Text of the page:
‘Almost complete control over the publication of documents relating to their actions’ is, in a nut-shell, how they control history, turn history from enlightenment to deception. The Secret Elite dictated the writing of history from the ivory towers of academia at Oxford, and what was taught thereafter in universities, colleges and schools across the land. To this day, researchers are denied access to documents because the Secret Elite has much to fear from the truth. They ensure that we learn only those ‘facts’ that support their version of history. They are determined to wipe out all traces that lead back to them, and take every possible step to ensure that it remains exceedingly difficult to unmask their crimes.
They carefully controlled the publication of official government papers, the selection of documents for inclusion in the official version of the history of the First World War and all that followed. Incriminating documents were burned, removed from official records, shredded, falsified or deliberately rewritten, so that what remained for genuine researchers and historians was carefully selected material. The professors of history who wrote the false history of the First World War had been carefully selected in the pre-war years by the ruling elite and placed in chairs of modern history and the history of war at Oxford. These chairs had been set up and fully funded by members of the secret society whose outrageous wealth was based on their gold and diamond investments in South Africa. Few, if any, historians elsewhere dared question these “eminent” men at the “world’s leading university.” This fake history has been ingrained in the minds of generations of British schoolchildren over the past century. Any alternative view is heresy.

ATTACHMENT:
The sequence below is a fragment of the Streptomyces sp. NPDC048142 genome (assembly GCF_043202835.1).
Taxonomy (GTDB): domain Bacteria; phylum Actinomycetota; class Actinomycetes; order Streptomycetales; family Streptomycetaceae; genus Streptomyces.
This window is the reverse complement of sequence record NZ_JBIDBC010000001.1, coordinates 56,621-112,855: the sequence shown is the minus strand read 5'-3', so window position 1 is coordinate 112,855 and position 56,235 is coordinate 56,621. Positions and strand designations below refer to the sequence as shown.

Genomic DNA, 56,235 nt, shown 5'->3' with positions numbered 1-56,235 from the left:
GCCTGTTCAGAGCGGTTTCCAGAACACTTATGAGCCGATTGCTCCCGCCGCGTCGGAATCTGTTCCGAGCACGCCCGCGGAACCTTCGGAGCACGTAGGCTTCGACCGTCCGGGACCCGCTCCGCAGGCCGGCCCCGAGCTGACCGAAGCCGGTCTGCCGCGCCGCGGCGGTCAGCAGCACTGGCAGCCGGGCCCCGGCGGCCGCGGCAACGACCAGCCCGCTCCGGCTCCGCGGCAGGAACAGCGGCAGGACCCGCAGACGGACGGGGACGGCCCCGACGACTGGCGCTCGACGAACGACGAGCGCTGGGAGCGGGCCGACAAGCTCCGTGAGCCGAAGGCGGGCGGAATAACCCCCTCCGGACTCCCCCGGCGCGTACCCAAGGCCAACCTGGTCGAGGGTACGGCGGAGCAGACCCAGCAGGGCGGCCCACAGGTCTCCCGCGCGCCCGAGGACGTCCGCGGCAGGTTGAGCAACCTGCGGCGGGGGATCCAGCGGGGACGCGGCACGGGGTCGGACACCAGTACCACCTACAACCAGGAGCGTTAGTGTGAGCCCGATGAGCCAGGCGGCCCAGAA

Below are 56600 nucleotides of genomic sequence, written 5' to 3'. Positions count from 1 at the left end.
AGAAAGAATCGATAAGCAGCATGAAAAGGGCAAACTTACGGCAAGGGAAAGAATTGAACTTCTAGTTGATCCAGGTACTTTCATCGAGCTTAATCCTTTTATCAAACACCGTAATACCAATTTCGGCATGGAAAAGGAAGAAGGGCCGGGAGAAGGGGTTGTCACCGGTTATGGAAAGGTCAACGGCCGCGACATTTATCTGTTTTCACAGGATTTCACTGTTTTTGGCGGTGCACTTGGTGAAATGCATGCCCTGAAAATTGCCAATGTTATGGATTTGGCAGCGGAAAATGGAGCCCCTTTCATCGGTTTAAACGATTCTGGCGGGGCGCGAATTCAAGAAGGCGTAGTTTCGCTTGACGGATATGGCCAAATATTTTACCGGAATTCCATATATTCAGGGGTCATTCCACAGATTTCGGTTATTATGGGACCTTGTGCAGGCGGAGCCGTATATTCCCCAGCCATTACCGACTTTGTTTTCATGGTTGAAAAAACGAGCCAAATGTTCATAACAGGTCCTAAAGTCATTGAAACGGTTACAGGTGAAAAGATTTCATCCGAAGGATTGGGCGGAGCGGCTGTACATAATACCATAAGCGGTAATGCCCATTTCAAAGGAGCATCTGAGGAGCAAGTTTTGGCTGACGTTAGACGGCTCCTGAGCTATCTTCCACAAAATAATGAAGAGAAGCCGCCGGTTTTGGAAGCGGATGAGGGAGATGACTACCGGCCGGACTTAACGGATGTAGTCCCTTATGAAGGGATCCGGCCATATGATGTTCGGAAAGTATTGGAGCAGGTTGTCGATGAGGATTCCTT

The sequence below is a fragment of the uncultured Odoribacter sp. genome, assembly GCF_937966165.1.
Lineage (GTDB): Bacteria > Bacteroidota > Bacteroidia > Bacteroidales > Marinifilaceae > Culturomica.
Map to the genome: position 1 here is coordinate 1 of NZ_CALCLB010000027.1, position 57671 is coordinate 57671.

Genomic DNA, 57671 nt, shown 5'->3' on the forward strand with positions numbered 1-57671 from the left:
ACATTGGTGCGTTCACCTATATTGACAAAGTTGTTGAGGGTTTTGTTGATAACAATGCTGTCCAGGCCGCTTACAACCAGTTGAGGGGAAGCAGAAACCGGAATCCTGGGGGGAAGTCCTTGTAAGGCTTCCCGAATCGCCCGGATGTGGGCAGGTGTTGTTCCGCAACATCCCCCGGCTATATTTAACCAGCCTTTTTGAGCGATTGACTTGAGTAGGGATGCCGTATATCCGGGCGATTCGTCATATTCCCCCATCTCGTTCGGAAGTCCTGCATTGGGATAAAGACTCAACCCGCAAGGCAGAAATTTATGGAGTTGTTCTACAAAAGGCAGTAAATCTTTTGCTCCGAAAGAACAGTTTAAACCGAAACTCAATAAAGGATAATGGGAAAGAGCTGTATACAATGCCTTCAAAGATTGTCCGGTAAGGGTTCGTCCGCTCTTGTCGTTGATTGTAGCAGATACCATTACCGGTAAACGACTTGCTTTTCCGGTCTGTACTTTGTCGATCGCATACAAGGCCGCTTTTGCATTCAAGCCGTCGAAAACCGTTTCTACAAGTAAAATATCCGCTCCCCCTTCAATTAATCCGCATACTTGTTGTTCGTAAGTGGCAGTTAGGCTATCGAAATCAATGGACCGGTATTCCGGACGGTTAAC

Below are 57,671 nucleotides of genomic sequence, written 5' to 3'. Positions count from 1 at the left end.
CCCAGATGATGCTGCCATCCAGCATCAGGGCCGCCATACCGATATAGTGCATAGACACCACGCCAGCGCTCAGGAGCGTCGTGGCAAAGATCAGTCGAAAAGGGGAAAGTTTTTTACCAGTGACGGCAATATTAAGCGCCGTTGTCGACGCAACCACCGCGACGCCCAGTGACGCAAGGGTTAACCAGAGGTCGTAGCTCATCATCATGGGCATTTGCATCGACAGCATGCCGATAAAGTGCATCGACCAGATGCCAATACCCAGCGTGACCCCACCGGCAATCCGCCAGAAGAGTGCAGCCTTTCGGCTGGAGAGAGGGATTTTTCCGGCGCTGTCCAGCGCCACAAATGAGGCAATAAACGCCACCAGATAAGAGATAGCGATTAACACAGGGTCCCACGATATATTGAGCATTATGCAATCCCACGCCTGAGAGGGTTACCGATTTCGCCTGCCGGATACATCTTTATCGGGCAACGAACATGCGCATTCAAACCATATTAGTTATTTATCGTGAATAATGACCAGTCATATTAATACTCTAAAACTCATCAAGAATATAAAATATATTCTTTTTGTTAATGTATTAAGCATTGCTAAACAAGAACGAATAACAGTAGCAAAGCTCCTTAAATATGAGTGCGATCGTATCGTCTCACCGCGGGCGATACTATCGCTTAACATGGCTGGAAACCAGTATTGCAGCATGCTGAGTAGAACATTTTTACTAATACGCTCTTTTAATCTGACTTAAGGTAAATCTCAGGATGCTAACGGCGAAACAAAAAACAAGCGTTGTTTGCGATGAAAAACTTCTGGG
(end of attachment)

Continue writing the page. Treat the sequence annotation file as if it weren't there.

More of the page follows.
Unable to ridicule the Anglo-American Establishment as conspiracy theory due to the late Professor Quigley’s high status, and clearly concerned that any publicity would simply draw attention to it, the ruling elite decided to bury it. Anyone ignorant of how tightly controlled the mainstream media is might expect quality newspapers to headline this explosive work and praise Quigley as a hero for exposing the destruction of the democratic process. He had uncovered and revealed a deep and very dangerous corruption which posed a grave threat to our way of life. What happened? Nothing. No newspaper or television station reviewed or commented on his incendiary book. None. It was blanked by ‘official’ history. To our knowledge and to their shame, no mainstream academic historian has ever written a review of this stunning work. What we must ask is; was anyone permitted to offer such a critique?
1. Carroll Quigley, Tragedy and Hope, A History of the World in Our Time, p. 324.
2. Ibid., p. 325.
3. Antony C. Sutton, The Federal Reserve Conspiracy, p. 2.
4. Quigley, Tragedy and Hope, p. 500.
5. Ibid., pp. 529-531.
6. Quigley, Anglo-American Establishment, p. ix.
8. Quigley, Anglo-American Establishment, p. xi.
11. Quigley, Anglo-American Establishment, p. x.
12. Ibid., p.15.
14. Ibid., p.197.